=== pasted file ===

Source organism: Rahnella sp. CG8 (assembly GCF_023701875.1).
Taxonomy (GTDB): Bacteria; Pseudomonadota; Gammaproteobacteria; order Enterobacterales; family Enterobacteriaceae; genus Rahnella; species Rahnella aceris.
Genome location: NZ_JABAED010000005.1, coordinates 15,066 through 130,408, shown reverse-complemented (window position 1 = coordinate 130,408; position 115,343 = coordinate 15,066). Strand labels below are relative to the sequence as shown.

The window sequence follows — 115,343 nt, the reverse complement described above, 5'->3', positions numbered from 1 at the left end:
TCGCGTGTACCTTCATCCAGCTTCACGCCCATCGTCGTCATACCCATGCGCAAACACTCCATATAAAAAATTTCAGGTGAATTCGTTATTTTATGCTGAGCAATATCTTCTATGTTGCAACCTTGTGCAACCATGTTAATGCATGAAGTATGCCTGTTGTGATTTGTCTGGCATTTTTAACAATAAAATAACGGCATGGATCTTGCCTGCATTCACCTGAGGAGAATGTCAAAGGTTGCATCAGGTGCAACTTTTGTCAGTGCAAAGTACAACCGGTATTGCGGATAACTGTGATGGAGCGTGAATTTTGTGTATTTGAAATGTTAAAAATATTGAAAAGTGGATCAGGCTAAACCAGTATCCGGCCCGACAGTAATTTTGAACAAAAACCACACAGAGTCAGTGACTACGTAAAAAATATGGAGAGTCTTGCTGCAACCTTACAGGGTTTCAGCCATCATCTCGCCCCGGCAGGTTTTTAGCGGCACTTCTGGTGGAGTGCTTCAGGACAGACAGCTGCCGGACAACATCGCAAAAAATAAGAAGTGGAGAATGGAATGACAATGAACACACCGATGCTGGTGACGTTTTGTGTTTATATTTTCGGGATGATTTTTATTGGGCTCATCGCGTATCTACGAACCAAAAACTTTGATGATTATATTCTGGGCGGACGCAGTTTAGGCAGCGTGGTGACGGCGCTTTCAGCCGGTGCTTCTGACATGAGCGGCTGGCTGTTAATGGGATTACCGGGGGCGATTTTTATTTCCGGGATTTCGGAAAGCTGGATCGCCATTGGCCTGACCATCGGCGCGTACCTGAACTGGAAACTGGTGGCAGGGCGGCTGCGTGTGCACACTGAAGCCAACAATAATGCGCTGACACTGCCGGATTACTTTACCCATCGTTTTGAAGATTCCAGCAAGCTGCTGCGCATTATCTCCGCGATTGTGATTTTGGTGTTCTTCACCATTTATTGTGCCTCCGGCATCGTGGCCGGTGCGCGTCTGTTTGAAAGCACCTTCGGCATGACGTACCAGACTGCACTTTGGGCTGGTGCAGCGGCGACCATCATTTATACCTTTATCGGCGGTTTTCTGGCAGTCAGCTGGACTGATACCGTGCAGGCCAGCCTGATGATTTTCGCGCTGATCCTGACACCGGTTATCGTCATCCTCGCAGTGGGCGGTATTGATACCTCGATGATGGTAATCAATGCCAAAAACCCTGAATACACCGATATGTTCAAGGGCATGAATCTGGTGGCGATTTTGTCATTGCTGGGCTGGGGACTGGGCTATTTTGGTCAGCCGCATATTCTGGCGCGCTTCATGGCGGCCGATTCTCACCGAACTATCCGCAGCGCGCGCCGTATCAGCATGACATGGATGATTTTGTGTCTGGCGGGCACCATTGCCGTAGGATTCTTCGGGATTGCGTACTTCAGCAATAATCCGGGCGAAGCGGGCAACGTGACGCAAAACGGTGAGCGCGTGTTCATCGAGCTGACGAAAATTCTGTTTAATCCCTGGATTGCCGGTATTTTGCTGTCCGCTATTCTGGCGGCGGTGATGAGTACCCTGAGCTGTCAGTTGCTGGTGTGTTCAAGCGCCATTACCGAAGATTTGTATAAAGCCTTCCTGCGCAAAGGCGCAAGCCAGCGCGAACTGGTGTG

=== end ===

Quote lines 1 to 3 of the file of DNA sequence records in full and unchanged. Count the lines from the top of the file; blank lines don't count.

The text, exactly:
Source organism: Rahnella sp. CG8 (assembly GCF_023701875.1).
Taxonomy (GTDB): Bacteria; Pseudomonadota; Gammaproteobacteria; order Enterobacterales; family Enterobacteriaceae; genus Rahnella; species Rahnella aceris.
Genome location: NZ_JABAED010000005.1, coordinates 15,066 through 130,408, shown reverse-complemented (window position 1 = coordinate 130,408; position 115,343 = coordinate 15,066). Strand labels below are relative to the sequence as shown.